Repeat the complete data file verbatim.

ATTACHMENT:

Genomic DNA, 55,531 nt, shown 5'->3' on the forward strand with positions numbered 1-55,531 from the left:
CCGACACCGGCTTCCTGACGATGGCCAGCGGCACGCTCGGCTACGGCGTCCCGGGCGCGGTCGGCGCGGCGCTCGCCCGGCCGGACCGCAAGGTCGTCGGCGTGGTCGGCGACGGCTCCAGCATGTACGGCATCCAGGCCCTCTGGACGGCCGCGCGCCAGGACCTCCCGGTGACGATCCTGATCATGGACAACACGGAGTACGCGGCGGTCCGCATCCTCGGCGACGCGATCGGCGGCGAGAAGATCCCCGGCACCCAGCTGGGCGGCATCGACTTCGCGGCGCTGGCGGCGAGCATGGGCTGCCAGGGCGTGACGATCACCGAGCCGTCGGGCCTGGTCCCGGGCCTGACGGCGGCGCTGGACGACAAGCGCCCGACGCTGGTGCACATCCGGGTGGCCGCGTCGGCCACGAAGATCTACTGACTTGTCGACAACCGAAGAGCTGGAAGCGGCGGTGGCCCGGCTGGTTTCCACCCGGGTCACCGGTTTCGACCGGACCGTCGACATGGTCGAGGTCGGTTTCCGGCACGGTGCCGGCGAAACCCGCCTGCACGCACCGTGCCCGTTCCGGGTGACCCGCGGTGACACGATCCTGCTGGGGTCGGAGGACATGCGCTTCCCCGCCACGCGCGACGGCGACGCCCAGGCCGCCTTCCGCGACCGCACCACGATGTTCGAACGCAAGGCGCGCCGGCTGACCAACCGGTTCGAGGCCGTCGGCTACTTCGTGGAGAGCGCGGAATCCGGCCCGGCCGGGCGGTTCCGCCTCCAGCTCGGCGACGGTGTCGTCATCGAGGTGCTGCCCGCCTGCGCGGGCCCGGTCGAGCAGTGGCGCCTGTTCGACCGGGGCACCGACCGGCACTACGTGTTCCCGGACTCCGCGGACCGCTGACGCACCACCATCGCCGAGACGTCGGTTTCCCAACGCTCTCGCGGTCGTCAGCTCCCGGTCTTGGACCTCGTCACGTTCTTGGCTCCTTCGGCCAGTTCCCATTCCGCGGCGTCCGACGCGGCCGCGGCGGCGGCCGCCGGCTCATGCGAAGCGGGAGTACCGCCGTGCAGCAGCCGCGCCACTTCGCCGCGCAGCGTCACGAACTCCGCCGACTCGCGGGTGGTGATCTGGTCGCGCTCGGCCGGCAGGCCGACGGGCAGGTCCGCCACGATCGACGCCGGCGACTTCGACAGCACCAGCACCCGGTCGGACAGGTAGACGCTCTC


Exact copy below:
Genomic DNA, 55,531 nt, shown 5'->3' on the forward strand with positions numbered 1-55,531 from the left:
CCGACACCGGCTTCCTGACGATGGCCAGCGGCACGCTCGGCTACGGCGTCCCGGGCGCGGTCGGCGCGGCGCTCGCCCGGCCGGACCGCAAGGTCGTCGGCGTGGTCGGCGACGGCTCCAGCATGTACGGCATCCAGGCCCTCTGGACGGCCGCGCGCCAGGACCTCCCGGTGACGATCCTGATCATGGACAACACGGAGTACGCGGCGGTCCGCATCCTCGGCGACGCGATCGGCGGCGAGAAGATCCCCGGCACCCAGCTGGGCGGCATCGACTTCGCGGCGCTGGCGGCGAGCATGGGCTGCCAGGGCGTGACGATCACCGAGCCGTCGGGCCTGGTCCCGGGCCTGACGGCGGCGCTGGACGACAAGCGCCCGACGCTGGTGCACATCCGGGTGGCCGCGTCGGCCACGAAGATCTACTGACTTGTCGACAACCGAAGAGCTGGAAGCGGCGGTGGCCCGGCTGGTTTCCACCCGGGTCACCGGTTTCGACCGGACCGTCGACATGGTCGAGGTCGGTTTCCGGCACGGTGCCGGCGAAACCCGCCTGCACGCACCGTGCCCGTTCCGGGTGACCCGCGGTGACACGATCCTGCTGGGGTCGGAGGACATGCGCTTCCCCGCCACGCGCGACGGCGACGCCCAGGCCGCCTTCCGCGACCGCACCACGATGTTCGAACGCAAGGCGCGCCGGCTGACCAACCGGTTCGAGGCCGTCGGCTACTTCGTGGAGAGCGCGGAATCCGGCCCGGCCGGGCGGTTCCGCCTCCAGCTCGGCGACGGTGTCGTCATCGAGGTGCTGCCCGCCTGCGCGGGCCCGGTCGAGCAGTGGCGCCTGTTCGACCGGGGCACCGACCGGCACTACGTGTTCCCGGACTCCGCGGACCGCTGACGCACCACCATCGCCGAGACGTCGGTTTCCCAACGCTCTCGCGGTCGTCAGCTCCCGGTCTTGGACCTCGTCACGTTCTTGGCTCCTTCGGCCAGTTCCCATTCCGCGGCGTCCGACGCGGCCGCGGCGGCGGCCGCCGGCTCATGCGAAGCGGGAGTACCGCCGTGCAGCAGCCGCGCCACTTCGCCGCGCAGCGTCACGAACTCCGCCGACTCGCGGGTGGTGATCTGGTCGCGCTCGGCCGGCAGGCCGACGGGCAGGTCCGCCACGATCGACGCCGGCGACTTCGACAGCACCAGCACCCGGTCGGACAGGTAGACGCTCTC